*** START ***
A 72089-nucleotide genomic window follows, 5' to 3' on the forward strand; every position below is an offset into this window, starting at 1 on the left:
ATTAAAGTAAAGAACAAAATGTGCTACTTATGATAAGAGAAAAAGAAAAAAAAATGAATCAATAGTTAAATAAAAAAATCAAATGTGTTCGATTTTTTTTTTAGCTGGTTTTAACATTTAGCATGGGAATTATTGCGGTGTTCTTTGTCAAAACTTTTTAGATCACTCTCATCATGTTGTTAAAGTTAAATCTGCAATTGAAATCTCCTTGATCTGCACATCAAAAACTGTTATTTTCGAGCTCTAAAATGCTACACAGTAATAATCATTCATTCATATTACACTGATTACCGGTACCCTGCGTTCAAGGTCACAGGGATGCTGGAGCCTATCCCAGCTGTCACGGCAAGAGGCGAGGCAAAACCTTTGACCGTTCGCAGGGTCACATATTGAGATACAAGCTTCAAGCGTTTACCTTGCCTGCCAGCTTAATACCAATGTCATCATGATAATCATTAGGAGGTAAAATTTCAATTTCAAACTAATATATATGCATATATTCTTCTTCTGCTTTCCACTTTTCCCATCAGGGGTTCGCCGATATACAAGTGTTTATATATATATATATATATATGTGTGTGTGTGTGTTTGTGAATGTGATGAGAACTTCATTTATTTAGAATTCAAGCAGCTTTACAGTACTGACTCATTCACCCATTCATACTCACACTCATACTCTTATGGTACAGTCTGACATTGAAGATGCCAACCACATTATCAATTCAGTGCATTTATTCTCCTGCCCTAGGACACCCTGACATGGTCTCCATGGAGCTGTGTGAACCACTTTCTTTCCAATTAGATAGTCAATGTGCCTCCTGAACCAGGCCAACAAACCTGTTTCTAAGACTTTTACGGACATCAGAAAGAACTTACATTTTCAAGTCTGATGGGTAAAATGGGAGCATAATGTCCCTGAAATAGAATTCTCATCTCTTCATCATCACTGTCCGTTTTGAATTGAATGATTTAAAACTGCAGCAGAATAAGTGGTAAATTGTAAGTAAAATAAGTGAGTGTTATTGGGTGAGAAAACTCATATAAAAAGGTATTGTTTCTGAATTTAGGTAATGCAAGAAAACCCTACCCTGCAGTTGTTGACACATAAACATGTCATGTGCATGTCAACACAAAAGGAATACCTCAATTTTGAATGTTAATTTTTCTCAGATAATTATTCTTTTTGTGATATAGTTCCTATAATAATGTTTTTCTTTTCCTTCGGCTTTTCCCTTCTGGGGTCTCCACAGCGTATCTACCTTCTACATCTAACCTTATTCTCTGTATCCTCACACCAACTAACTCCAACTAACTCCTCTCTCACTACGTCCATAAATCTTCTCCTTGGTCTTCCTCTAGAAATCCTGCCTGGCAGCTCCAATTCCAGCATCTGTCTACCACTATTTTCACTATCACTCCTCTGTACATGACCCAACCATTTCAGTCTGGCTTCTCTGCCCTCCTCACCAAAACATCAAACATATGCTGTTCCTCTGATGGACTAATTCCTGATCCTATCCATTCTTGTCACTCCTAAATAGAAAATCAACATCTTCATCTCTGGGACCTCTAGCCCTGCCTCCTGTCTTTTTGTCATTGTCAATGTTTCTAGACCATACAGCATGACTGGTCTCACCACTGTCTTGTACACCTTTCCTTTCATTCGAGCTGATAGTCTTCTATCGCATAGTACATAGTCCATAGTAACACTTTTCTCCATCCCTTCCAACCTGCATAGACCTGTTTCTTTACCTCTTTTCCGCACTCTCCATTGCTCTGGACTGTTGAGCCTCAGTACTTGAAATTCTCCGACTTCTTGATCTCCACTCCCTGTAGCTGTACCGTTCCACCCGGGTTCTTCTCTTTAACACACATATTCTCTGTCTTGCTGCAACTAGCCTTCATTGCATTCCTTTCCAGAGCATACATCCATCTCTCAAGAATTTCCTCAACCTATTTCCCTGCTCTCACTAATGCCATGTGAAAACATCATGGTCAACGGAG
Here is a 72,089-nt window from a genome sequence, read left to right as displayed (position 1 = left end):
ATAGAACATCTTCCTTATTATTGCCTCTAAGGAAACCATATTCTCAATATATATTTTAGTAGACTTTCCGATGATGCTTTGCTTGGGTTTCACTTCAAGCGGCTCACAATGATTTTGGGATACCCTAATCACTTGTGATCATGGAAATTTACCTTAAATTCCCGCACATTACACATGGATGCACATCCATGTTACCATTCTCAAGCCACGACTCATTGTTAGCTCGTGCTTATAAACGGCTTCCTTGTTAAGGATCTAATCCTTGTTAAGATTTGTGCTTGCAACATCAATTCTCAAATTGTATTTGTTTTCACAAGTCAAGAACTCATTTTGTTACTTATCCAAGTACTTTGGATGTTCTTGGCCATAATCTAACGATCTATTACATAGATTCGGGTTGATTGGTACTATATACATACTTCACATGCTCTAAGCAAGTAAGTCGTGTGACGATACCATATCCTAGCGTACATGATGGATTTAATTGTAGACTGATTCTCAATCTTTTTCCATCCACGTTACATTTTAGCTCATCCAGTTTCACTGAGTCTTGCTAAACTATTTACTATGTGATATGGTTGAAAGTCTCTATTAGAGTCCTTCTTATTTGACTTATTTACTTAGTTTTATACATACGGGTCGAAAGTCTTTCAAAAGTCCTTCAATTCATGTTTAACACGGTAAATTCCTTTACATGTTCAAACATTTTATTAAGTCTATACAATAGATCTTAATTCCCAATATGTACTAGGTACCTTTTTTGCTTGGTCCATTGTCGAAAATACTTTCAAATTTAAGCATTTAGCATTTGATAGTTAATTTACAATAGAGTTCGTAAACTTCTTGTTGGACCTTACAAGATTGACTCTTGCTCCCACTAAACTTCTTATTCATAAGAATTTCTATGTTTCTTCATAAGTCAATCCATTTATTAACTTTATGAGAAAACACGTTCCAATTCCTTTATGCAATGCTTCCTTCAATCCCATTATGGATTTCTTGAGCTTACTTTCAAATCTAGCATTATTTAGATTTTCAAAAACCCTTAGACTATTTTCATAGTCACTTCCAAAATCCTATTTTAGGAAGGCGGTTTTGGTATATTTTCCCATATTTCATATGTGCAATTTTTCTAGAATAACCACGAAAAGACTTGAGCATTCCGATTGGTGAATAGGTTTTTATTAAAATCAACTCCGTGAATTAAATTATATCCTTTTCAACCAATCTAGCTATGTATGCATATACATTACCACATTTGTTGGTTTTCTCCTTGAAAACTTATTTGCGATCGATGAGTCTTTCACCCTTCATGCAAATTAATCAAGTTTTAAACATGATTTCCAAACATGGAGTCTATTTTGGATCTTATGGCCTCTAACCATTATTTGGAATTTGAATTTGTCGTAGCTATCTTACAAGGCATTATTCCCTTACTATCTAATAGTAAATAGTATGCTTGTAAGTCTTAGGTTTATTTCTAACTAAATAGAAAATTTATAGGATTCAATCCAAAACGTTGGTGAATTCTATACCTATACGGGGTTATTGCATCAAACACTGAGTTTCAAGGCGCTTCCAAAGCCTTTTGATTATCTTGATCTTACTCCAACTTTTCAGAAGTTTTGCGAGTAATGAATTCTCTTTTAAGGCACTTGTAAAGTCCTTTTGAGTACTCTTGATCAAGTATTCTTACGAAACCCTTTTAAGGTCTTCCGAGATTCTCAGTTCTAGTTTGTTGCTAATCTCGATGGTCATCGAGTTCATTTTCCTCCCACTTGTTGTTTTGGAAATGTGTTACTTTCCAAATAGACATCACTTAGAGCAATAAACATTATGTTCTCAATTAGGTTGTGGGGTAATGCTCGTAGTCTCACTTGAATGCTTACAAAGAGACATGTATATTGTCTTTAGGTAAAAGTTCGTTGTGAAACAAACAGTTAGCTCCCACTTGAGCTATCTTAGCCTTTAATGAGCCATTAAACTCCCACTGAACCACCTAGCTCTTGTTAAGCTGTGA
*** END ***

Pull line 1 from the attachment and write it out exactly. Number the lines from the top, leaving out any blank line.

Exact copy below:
A 72089-nucleotide genomic window follows, 5' to 3' on the forward strand; every position below is an offset into this window, starting at 1 on the left: